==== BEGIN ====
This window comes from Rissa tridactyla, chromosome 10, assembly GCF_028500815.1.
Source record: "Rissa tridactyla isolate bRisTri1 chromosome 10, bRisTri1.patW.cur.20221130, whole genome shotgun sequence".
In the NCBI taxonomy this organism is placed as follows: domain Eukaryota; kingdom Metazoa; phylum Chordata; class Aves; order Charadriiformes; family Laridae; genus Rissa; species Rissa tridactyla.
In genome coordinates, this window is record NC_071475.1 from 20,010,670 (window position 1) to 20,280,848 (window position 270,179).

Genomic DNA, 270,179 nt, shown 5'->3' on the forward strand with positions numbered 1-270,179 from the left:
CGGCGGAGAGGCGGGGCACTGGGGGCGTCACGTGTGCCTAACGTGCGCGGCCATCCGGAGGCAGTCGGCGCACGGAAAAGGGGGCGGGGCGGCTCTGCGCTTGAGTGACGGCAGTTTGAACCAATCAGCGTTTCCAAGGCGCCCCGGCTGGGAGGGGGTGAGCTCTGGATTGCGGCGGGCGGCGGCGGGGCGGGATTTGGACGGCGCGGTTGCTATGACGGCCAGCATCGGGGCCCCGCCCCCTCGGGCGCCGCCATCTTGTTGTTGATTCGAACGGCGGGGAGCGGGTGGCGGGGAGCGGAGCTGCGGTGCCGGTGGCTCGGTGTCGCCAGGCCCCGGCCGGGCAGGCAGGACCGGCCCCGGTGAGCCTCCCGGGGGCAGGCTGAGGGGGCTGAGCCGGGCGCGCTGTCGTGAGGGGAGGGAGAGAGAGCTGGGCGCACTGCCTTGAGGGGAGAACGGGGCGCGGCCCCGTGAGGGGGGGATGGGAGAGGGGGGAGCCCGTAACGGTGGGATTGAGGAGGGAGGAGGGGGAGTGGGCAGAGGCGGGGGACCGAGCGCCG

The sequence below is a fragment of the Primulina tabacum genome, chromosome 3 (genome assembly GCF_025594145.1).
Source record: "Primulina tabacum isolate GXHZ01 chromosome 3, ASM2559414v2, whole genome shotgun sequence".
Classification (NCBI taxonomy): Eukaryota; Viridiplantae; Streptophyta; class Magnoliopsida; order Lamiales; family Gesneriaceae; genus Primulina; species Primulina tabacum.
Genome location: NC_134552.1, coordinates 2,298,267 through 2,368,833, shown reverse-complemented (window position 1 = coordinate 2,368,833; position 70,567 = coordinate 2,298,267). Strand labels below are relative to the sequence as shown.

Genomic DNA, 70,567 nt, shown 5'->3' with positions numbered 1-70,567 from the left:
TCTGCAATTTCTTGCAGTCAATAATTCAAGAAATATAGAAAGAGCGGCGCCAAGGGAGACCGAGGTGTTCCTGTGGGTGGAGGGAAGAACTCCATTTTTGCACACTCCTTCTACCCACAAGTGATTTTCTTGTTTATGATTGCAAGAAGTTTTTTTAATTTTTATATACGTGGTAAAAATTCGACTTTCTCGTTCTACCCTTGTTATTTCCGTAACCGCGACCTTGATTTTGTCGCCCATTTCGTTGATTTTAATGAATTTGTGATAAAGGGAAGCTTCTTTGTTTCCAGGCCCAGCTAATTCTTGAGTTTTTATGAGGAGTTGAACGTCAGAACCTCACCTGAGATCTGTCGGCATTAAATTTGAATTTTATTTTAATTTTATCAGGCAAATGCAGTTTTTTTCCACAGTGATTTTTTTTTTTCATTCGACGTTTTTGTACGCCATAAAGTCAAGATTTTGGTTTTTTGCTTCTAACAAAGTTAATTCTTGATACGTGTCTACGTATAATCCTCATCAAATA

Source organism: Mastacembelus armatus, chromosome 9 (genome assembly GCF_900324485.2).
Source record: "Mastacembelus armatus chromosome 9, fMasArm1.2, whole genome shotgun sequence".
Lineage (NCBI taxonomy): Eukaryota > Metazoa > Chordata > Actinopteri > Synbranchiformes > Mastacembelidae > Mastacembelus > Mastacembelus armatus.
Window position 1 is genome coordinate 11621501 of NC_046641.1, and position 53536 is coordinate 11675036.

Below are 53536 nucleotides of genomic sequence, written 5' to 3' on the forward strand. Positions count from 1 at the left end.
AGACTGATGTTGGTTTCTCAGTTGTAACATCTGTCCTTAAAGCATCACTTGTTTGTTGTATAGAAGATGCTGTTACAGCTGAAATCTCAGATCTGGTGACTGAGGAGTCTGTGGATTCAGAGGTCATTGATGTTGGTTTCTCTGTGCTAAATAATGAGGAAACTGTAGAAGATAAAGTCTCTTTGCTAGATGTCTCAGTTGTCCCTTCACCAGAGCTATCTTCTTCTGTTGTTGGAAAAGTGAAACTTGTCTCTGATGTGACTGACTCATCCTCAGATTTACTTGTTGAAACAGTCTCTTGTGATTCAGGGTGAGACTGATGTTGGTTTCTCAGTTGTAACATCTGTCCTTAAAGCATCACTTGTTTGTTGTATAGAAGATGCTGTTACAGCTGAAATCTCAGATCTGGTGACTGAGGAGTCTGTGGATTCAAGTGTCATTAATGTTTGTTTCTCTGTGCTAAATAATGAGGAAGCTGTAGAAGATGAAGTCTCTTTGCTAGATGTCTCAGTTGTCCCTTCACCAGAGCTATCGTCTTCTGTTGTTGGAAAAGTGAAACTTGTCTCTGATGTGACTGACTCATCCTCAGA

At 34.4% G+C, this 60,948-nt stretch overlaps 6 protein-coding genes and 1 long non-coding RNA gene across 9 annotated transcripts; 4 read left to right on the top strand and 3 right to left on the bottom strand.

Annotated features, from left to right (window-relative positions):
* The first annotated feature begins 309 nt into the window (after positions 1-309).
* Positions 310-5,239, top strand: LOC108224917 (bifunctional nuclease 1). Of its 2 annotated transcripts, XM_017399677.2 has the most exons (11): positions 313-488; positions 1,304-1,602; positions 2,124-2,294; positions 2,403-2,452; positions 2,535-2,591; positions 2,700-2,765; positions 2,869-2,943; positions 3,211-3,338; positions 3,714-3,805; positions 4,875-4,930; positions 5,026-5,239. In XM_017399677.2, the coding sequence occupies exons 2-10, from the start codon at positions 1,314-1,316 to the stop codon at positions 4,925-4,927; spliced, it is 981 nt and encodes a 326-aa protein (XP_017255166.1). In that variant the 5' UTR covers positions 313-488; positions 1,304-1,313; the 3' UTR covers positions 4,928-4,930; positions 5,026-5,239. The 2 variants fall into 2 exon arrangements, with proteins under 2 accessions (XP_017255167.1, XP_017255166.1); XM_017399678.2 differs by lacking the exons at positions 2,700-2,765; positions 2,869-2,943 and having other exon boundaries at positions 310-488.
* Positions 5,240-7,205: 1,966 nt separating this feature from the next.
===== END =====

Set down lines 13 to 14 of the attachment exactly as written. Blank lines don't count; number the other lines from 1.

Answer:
Source organism: Mastacembelus armatus, chromosome 9 (genome assembly GCF_900324485.2).
Source record: "Mastacembelus armatus chromosome 9, fMasArm1.2, whole genome shotgun sequence".